The ability of bacteriocin-producing microorganisms to inhibit pathogens in vitro has been well documented (23, 35, 52). However, studies involving direct correlations between in vitro efficacy and in vivo protection are somewhat scarce. For instance, it has recently been shown that lactococci producing the broad-spectrum antimicrobial peptide lacticin 3147 fail to confer protection against Listeria monocytogenes infection in a mouse model, despite the efficacy of the bacteriocin against this pathogen in vitro (18, 50). However, it should be noted that, in this case, the producing strain is not a GI-associated microorganism. Likewise, it has also been revealed that although pediocin PA-1 production by Pediococcus acidilactici UL5 reduces L. monocytogenes viability by approximately 3 logs in vitro, a corresponding effect was not observed in vivo (13). In this instance, the intragastric administration of 1010 CFU/animal of P. acidilactici UL5 failed to provide protection against L. monocytogenes infection in mice, despite the fact that the administration of purified pediocin PA-1 to mice resulted in a ca. 2-log reduction of fecal listerial counts. Indeed, an increase in L. monocytogenes invasion was observed in the intestines, livers, and spleens of P. acidilactici-treated mice compared to those of control mice. These findings are in agreement with an earlier study by Bernbom et al. (2) that investigated the ability of the pediocin AcH producer Lactobacillus plantarum DDEN 11007 to prevent L. monocytogenes EP2 infection in germfree rats. In this case, the introduction of L. plantarum DDEN 1007 prior to L. monocytogenes inoculation resulted in a subsequent relative increase in L. monocytogenes numbers in the livers and spleens of gnotobiotic animals over those of control animals. The authors of both studies attributed the increase in pathogen numbers to a lowering of the intestinal pH, suggesting that the production of lactic acid by Pediococcus spp. and Lactobacillus spp. induced virulence gene production in the pathogen. This theory remains quite speculative, although it has been noted that acid-treated L. monocytogenes has been shown to be more invasive than its non-acid-adapted counterparts (43). There are some studies which demonstrated the ability of bacteriocin producers to inhibit pathogens in the GI tract. Most notably, Corr et al. (9) found that L. salivarius UCC118 provides protection against L. monocytogenes infection in mice (Fig. 2). The inhibition of the pathogen was shown to be the direct result of the production of the two-peptide bacteriocin Abp118, as it was demonstrated that a non-bacteriocin-producing isogenic derivative failed to protect mice from infection. Similarly, the bacteriocin-producing human isolates P. acidilactici MM33 and L. lactis MM19 were shown to reduce vancomycin-resistant enterococci (VRE) populations in vivo (41). P. acidilactici MM33 produces the bacteriocin pediocin PA-1/AcH, while L. lactis MM19 produces the bacteriocin nisin Z. In these studies, mice received daily intragastric doses of L. lactis MM19, P. acidilactici MM33, or P. acidilactici MM33A (a non-pediocin-producing mutant) for a total of 16 days. Within the first 6 days of administration, levels of VRE in the groups of animals administered the bacteriocin-producing strains were below the detection threshold whereas VRE levels in mice fed the non-pediocin-producing strain were similar to those of control mice.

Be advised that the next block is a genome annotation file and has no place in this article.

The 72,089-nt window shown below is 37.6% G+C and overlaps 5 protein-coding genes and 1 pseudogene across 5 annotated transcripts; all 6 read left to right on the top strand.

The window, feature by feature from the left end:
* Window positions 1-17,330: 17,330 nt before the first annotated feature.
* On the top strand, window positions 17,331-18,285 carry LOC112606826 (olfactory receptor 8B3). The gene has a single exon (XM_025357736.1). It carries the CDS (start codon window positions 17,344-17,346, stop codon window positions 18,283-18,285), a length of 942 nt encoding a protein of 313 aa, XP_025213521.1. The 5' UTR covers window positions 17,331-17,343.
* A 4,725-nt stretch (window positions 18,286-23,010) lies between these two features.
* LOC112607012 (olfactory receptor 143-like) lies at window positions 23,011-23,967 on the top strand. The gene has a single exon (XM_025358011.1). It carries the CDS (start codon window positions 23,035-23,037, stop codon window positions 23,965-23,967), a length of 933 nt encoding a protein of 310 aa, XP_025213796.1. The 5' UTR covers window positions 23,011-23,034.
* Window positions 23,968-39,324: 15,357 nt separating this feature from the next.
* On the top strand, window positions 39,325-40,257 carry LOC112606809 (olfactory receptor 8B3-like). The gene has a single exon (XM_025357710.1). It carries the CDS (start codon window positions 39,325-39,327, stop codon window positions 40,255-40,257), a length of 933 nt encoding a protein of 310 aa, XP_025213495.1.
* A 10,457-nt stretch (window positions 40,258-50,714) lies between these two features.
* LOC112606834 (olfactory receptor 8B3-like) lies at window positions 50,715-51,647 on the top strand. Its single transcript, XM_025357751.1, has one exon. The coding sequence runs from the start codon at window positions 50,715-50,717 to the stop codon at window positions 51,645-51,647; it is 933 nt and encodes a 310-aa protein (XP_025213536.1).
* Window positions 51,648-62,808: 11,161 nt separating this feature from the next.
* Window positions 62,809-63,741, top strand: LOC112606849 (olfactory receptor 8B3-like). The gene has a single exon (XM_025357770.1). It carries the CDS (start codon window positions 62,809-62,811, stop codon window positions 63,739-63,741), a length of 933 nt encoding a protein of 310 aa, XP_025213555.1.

Fig 2